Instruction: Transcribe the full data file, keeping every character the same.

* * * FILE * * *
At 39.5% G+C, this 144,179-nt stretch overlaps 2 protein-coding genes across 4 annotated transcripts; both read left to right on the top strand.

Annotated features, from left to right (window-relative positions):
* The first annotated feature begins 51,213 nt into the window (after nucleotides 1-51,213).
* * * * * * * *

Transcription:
At 39.5% G+C, this 144,179-nt stretch overlaps 2 protein-coding genes across 4 annotated transcripts; both read left to right on the top strand.

Annotated features, from left to right (window-relative positions):
* The first annotated feature begins 51,213 nt into the window (after nucleotides 1-51,213).